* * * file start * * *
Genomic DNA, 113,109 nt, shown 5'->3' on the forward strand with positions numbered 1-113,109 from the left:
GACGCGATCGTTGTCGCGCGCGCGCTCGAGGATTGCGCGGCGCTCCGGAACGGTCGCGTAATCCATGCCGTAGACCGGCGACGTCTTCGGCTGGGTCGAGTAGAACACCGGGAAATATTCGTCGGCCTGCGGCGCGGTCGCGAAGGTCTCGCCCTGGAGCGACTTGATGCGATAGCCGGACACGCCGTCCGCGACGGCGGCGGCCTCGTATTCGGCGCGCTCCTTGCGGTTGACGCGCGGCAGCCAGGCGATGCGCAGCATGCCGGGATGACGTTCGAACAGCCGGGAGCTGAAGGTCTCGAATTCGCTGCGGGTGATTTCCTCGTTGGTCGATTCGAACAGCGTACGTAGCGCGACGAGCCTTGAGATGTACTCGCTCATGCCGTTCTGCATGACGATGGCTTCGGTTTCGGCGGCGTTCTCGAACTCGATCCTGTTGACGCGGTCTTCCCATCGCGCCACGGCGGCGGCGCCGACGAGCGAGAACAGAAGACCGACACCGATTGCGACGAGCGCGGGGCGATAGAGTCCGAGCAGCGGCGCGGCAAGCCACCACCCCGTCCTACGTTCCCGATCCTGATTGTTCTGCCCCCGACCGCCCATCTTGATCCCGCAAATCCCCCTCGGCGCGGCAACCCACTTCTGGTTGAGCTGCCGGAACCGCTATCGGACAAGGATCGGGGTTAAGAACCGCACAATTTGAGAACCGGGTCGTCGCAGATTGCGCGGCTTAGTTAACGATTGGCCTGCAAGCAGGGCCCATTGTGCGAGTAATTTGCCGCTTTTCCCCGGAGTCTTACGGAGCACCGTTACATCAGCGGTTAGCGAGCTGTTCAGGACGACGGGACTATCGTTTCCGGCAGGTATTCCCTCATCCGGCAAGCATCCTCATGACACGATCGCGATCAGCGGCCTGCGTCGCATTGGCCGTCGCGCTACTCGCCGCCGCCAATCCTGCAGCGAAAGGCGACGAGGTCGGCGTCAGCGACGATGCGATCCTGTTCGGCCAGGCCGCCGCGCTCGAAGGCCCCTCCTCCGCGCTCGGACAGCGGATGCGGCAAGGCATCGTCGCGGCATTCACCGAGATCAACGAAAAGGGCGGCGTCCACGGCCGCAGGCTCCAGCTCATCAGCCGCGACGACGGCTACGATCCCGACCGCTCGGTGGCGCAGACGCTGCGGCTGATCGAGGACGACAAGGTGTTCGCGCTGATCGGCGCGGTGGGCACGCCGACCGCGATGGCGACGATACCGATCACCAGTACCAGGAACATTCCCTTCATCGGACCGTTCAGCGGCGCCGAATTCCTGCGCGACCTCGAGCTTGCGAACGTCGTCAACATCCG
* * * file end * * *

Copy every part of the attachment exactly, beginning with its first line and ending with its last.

Genomic DNA, 113,109 nt, shown 5'->3' on the forward strand with positions numbered 1-113,109 from the left:
GACGCGATCGTTGTCGCGCGCGCGCTCGAGGATTGCGCGGCGCTCCGGAACGGTCGCGTAATCCATGCCGTAGACCGGCGACGTCTTCGGCTGGGTCGAGTAGAACACCGGGAAATATTCGTCGGCCTGCGGCGCGGTCGCGAAGGTCTCGCCCTGGAGCGACTTGATGCGATAGCCGGACACGCCGTCCGCGACGGCGGCGGCCTCGTATTCGGCGCGCTCCTTGCGGTTGACGCGCGGCAGCCAGGCGATGCGCAGCATGCCGGGATGACGTTCGAACAGCCGGGAGCTGAAGGTCTCGAATTCGCTGCGGGTGATTTCCTCGTTGGTCGATTCGAACAGCGTACGTAGCGCGACGAGCCTTGAGATGTACTCGCTCATGCCGTTCTGCATGACGATGGCTTCGGTTTCGGCGGCGTTCTCGAACTCGATCCTGTTGACGCGGTCTTCCCATCGCGCCACGGCGGCGGCGCCGACGAGCGAGAACAGAAGACCGACACCGATTGCGACGAGCGCGGGGCGATAGAGTCCGAGCAGCGGCGCGGCAAGCCACCACCCCGTCCTACGTTCCCGATCCTGATTGTTCTGCCCCCGACCGCCCATCTTGATCCCGCAAATCCCCCTCGGCGCGGCAACCCACTTCTGGTTGAGCTGCCGGAACCGCTATCGGACAAGGATCGGGGTTAAGAACCGCACAATTTGAGAACCGGGTCGTCGCAGATTGCGCGGCTTAGTTAACGATTGGCCTGCAAGCAGGGCCCATTGTGCGAGTAATTTGCCGCTTTTCCCCGGAGTCTTACGGAGCACCGTTACATCAGCGGTTAGCGAGCTGTTCAGGACGACGGGACTATCGTTTCCGGCAGGTATTCCCTCATCCGGCAAGCATCCTCATGACACGATCGCGATCAGCGGCCTGCGTCGCATTGGCCGTCGCGCTACTCGCCGCCGCCAATCCTGCAGCGAAAGGCGACGAGGTCGGCGTCAGCGACGATGCGATCCTGTTCGGCCAGGCCGCCGCGCTCGAAGGCCCCTCCTCCGCGCTCGGACAGCGGATGCGGCAAGGCATCGTCGCGGCATTCACCGAGATCAACGAAAAGGGCGGCGTCCACGGCCGCAGGCTCCAGCTCATCAGCCGCGACGACGGCTACGATCCCGACCGCTCGGTGGCGCAGACGCTGCGGCTGATCGAGGACGACAAGGTGTTCGCGCTGATCGGCGCGGTGGGCACGCCGACCGCGATGGCGACGATACCGATCACCAGTACCAGGAACATTCCCTTCATCGGACCGTTCAGCGGCGCCGAATTCCTGCGCGACCTCGAGCTTGCGAACGTCGTCAACATCCG